Top 5 Super Foods for Athletes....

Working out regularly is one of the best ways to keep your body in peak condition. But working out on an empty stomach – or worse, a stomach full of junk food – can lead to less than optimal results. Feed your body regularly with the following super foods to provide optimal fuel for your workouts... and see the biggest rewards!

1) Oatmeal
Oatmeal is a heart-healthy whole grain that contains valuable soluble fiber to help soak up unwanted fat and cholesterol in the bloodstream. But perhaps even more important, it's packed full of good carbohydrates – the most critical energy source for athletes. Oatmeal maintains your energy for a longer period of time during your workout and curbs appetite by slowing the absorption of glucose into your bloodstream. Oats are also a good source of B vitamins, important for athletes as a source of energy.

Quick & Healthy: Mix plain oatmeal with milk and add a handful of nuts or seeds and dried or fresh fruit. Toss it in the microwave and cool off with a splash of milk before eating.

2) Yogurt
Yogurt is a well-known source of calcium, which supports healthy bones and reduces the risk of osteoporosis. But did you know that calcium also plays a role in muscle metabolism? If you're feeling zapped of energy during your workout, consider looking at your intake of calcium to see if you are meeting the recommended levels. If not, try adding some yogurt to your breakfast, lunch, or snack. Rich in Vitamin B-12, this super food also helps athletes prevent fatigue.

Quick & Healthy: Sweeten plain yogurt with your favorite fruit and top with nuts and seeds for a quick snack before or after your workout.

3) Blueberries
This miniature super fruit is chock-a-block full of nutrients and is the star of the show when it comes to antioxidant properties. Antioxidants can help to reduce oxidative damage to cells resulting from free radicals produced during periods of strenuous activity. Nutrients in blueberries may also promote healthy blood pressure. These super foods contain Vitamin C to support your immune system, and are a source of energy-enhancing carbohydrates and fiber to help sustain your energy and keep you in the game.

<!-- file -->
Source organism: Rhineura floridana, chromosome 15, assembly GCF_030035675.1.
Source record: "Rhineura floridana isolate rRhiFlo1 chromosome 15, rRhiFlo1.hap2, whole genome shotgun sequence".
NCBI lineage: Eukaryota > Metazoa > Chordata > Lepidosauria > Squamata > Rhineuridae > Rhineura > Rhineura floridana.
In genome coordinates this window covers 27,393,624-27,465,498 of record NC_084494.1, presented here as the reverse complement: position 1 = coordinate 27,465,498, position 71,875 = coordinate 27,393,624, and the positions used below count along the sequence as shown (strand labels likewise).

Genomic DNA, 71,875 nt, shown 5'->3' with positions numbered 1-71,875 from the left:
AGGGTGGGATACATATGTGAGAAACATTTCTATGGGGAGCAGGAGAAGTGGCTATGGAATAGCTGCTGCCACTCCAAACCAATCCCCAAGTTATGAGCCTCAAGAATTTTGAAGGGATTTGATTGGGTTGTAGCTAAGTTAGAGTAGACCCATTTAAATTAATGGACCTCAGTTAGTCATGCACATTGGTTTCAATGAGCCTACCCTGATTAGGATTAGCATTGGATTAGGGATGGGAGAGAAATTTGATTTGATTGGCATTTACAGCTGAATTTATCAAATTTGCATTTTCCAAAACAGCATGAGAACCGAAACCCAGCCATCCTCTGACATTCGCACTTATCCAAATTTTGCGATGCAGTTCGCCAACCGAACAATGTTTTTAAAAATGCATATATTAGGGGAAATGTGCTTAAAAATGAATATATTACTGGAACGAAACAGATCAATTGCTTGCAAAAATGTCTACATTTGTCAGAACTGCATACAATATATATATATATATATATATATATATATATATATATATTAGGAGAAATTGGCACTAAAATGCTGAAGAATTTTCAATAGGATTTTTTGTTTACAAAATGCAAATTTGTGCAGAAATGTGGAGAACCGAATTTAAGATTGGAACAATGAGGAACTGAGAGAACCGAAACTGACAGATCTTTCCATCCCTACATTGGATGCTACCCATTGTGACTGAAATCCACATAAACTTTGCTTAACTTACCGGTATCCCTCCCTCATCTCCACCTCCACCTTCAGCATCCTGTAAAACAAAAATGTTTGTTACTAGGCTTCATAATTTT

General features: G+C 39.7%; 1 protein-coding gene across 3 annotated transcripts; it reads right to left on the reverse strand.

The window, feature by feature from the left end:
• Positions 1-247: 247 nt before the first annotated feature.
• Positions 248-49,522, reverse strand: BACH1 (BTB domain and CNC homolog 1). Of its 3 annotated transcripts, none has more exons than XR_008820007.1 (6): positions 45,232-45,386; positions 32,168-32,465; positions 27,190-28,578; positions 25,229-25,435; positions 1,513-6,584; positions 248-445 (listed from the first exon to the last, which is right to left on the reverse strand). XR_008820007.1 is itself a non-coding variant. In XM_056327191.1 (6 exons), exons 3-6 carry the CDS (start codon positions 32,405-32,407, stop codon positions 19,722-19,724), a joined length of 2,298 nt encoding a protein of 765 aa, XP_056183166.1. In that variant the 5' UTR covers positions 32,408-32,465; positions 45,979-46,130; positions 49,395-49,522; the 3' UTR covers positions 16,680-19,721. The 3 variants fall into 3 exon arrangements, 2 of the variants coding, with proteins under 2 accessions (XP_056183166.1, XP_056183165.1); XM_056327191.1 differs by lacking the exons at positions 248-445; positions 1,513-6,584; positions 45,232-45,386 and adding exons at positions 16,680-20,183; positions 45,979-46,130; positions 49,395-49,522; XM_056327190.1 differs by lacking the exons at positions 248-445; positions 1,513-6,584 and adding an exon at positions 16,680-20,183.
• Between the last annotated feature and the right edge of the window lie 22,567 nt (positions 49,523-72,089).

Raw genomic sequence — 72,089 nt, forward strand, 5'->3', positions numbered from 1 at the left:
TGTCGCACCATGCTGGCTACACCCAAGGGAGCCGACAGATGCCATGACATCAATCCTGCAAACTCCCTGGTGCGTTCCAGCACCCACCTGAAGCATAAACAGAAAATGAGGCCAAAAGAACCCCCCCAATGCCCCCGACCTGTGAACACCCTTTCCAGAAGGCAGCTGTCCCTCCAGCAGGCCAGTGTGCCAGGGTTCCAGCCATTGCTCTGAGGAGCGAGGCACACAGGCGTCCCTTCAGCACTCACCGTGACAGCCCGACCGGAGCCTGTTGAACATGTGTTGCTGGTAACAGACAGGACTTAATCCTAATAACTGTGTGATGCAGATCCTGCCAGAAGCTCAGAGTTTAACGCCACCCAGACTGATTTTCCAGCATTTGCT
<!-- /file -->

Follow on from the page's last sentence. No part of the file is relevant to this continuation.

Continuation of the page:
Quick & Healthy: Blend fresh or frozen berries into your favorite smoothie or top up your morning breakfast cereal with these tiny burst of nutrition.

4) Sweet Potatoes
Sweet Potatoes may not be your typical vegetable of choice for dinner, but you might want to start making these nutrient-dense super foods a staple after you hear what they has to offer. Sweet potatoes contain more of the antioxidant beta carotene than any other fruit or vegetable. They are also a source of Vitamin C and one of the only fat-free sources of Vitamin E. Of course, Vitamins C and E both have antioxidant properties and aid in muscle recovery among athletes. Last, but not least, sweet potatoes are an excellent source of iron, which is important in oxygen production for athletes during a workout.

Quick & Healthy: Bake, grill or microwave these nutritious super foods. My favorite way to prepare them is by making sweet potato fries. To do this, cut them in to thin slices, place on a baking sheet, drizzle with a little bit of olive oil and garlic and roast them in the oven.

5) Salmon
Salmon is a source of high-quality protein, iron, and Vitamin B12 – which is important for optimal athletic performance. It also contains omega 3 fatty acids. The nutritional fats found in salmon have been shown in epidemiological and clinical trials to reduce the incidence of heart disease. Recent studies have also indicated that omega 3 fatty acids may be beneficial to intestinal health. In addition, omega 3 fatty acids may have anti-inflammatory effects, protecting against conditions such as arthritis. It's no wonder salmon and other fatty fish have been touted as super foods!